We’ll be looking at seven key areas of supporting young people over the next few months and starting to blog about each area, this blog is about housing in the Youth Justice space.

Key Facts

  1. There were about 5,500 young people (aged 10 and older) under youth justice supervision in Australia on an average day in 2015–16, due to their involvement, or alleged involvement, in crime. 
  2. 84% of those under supervision on an average day were supervised in the community and the remainder in detention.
  3. Almost half 48% of young people aged 10-17 under supervision on an average day were Indigenous
  4. Indigenous young people aged 10-17 were 17 times more likely to be under supervision

In support planning to avert or at post release stage of a young persons Youth Justice engagement have you considered the following in terms of Housing

- Housing - Is housing a contribution to offending behavior?

Yes it is when you consider the factors that affect young people in firstly, their housing background, secondly, the accessibility of affordable housing to young people and the support in maintaining accommodation with factors like peer pressure, poor financial management and lack of independent living skills etc occur. Working in a training centre in Australia and having been a senior housing executive in the UK, over-seeing youth, housing and offender services amongst others I've seen the impact poor housing conditions can have on young people in general and those with offending histories.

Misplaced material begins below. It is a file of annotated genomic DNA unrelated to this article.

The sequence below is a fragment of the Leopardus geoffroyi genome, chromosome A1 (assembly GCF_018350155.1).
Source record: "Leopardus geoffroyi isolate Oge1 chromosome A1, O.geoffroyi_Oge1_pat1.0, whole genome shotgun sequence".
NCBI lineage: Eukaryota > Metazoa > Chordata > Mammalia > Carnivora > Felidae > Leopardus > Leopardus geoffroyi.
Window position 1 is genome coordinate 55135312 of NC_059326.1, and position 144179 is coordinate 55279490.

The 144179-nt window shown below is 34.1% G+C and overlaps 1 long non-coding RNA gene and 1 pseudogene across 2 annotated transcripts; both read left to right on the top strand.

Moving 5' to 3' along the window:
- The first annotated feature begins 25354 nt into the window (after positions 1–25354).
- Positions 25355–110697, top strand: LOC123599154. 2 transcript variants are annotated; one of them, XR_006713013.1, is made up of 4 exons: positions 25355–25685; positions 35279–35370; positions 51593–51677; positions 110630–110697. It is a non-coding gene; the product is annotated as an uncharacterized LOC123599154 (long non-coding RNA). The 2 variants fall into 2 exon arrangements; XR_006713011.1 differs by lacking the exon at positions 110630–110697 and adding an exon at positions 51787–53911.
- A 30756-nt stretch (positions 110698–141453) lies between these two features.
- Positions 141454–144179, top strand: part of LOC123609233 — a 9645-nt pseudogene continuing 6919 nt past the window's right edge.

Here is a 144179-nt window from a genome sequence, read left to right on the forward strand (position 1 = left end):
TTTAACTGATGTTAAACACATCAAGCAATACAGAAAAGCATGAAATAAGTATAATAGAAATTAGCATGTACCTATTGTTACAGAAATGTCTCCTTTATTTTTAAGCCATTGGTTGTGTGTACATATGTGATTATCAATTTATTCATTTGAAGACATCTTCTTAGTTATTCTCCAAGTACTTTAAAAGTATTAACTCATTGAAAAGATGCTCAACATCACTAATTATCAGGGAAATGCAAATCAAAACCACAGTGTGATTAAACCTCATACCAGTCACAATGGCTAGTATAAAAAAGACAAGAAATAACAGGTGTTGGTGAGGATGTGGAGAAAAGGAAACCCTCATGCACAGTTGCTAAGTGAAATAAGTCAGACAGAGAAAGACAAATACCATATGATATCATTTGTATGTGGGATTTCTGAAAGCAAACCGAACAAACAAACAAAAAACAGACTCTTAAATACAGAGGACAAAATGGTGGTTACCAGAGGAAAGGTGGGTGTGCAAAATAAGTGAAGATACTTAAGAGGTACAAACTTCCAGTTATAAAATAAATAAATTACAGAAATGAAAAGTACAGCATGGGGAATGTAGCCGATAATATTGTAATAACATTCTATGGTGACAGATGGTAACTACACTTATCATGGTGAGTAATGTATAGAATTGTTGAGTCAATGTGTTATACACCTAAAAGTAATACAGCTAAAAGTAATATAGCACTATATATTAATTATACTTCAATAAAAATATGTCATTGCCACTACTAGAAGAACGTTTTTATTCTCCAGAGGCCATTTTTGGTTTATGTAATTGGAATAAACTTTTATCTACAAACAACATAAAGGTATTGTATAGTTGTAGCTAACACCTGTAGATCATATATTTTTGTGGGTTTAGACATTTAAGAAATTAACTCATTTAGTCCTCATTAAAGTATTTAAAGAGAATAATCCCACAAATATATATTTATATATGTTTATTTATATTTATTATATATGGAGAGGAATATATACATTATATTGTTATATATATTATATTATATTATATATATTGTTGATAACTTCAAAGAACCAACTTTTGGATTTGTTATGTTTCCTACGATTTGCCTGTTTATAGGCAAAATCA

Here are a few observations from the accredited source regarding young people.

  • 63% have been victims of trauma, abuse and neglect
  • 45% have been on a previous child protection order, and 19% are on to a current order
  • 62% have been suspended or expelled from school
  • 30% present with mental health problems, and 18% have a history of self-harm
  • 11% are registered with Disability Services, and 24% have ‘issues concerning their intellectual functioning’
  • 40% of young people in youth justice centres had a parent or sibling with a history of imprisonment
  • 12% were parents themselves. 


  • How many young people are sofa-surfing with no fixed abode in each state?
  • Recidivism rates are fluctuating within a narrow percentage rate, but across Australia what is being done to stop the revolving door for young people?
  • Indigenous poor housing rates per capita in Australia are very high with varying measuring tools available, factors such as overcrowding, poor access/availability, poor cyclical maintenance works contribute to this. Are there indigenous models of housing across the world that Australia could learn from?
  • Is NAHA the right answer?
  • How many young people actually have the living skills appropriate to independent living post-release from a youth centre and are there providers for such programs?
  • Integrated support plans and inter-agency communication and accountability, how far does this go and are there any worthy examples that could be held up as industry standard models?

To discuss further please leave a reply or contact Robert Taylor on info@urbanmovemententertainments.com